What made you chose the Make Noise System and were there any close seconds or alternates?
“I never really looked at Eurorack before because to me it was very daunting… all these possibilities, the research you need to do, there are literally hundreds of manufacturers, companies etc… So where do you start? The Shared System is pre-configured, it’s designed like an instrument and carefully thought through so that was very appealing. I briefly thought about building my own system instead but the Shared System has everything you need, a sequencer, a sampler, a synth voice (the amazing DPO), reverb, delay etc… And it looks badass! So I went for that.”
What about the Make Noise System makes it so important to you?
“The sound! It sounds amazing, visceral, and organic. And it’s a very tactile relationship you have with the machine, very hands-on and you have to listen, you have to tune it, you don’t see what happens on the screen like with a computer, so you go back to trusting your ears. You can’t really save what you are doing as well which is actually quite liberating.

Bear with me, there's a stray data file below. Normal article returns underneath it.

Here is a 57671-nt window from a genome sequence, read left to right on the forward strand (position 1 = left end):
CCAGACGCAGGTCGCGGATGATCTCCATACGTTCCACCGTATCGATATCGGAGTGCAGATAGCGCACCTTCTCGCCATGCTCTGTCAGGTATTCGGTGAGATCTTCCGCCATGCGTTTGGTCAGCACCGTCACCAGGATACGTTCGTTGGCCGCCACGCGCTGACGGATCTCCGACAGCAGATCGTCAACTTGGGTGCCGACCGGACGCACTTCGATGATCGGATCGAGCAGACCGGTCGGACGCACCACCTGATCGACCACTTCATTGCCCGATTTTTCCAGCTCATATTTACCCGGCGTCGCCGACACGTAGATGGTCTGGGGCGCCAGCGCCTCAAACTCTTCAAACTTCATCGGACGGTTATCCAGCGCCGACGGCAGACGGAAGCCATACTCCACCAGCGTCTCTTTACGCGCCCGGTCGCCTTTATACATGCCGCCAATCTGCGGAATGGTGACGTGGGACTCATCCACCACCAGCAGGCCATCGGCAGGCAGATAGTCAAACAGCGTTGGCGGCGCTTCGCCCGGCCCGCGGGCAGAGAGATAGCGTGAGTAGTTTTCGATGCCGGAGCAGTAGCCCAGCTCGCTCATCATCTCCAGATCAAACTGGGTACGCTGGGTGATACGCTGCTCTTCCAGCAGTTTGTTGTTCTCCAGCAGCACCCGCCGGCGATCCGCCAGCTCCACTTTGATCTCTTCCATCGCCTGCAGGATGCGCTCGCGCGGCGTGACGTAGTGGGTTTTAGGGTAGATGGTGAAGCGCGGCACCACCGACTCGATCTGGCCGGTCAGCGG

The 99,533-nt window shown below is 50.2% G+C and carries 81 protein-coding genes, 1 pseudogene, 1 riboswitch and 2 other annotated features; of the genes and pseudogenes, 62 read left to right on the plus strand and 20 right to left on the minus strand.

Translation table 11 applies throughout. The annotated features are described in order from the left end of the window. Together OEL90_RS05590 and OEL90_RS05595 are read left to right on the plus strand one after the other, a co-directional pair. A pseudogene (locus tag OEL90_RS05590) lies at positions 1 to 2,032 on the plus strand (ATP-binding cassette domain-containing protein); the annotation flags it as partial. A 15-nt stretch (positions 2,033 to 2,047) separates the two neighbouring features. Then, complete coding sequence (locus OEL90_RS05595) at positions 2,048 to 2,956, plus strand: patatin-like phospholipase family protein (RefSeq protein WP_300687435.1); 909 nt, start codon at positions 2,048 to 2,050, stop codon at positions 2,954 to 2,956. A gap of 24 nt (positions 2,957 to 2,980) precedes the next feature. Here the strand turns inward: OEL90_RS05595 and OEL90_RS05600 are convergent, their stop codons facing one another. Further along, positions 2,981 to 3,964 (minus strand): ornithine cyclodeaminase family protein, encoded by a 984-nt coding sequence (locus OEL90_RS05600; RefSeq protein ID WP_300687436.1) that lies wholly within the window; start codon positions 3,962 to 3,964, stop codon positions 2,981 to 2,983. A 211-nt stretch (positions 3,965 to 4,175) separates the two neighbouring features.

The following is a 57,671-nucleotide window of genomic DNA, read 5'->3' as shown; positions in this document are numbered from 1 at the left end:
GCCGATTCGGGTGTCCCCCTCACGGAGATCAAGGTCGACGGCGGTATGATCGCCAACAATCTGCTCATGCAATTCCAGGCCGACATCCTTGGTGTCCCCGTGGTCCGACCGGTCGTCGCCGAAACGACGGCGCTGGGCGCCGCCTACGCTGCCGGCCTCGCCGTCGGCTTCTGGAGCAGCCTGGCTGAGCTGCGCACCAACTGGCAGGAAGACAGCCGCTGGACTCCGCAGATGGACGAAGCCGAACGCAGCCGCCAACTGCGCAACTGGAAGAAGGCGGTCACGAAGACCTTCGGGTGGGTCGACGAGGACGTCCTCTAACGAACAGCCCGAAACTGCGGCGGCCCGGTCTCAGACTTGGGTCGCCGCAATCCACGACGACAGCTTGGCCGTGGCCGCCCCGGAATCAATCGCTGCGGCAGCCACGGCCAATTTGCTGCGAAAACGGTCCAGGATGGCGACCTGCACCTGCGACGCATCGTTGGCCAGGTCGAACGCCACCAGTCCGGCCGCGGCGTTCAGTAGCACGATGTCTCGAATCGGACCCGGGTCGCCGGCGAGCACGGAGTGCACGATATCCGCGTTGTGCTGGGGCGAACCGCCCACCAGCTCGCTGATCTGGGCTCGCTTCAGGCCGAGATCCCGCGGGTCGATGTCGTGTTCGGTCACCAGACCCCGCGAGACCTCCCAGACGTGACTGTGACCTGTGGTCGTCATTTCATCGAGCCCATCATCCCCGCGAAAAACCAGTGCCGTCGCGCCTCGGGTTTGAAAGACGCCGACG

When something is good, you record it because once you turn the machine off it’s gone. The fact that you can’t come back endlessly to something and tweak it forever makes me work faster. My album First Broadcast was an experiment in this. Everything on it is live takes recorded to stereo into the computer. I couldn’t tweak anything. I just chopped off the bad bits! It’s a bit rough sounding but a liberating experience.”
Did you use the Make Noise System during the recording of In Waves?
“Yes, but as I said it’s modified, so there is also a Moog DFAM for the rhythms and an extra voice, the Mannequins Mangrove which is a beautiful oscillator that contrasts well with the one in the Shared System. The computer is also present, first as a multi-track recorder but also to add some drums parts. I also used a Sequential Circuits Prophet 6 for chords and polyphony.”
Do you have a special way that you recreate your EP tones in a live setting, or is it more just plug-and-play?
“Well, that’s the problem as a lot of the synth parts are made by random generative modules such as the Turing Machine and are now lost forever. With the global pandemic situation, there are no gigs anyway so we’re not really thinking about how to solve this situation yet. But we would have to re-create the parts as midi files to be able to play them back with the modular. I’m not interested in pressing play on Ableton, it’s very uninspiring to do that so that’s a no-go for us. So we would have to re-invent the compositions, play them in a different way.”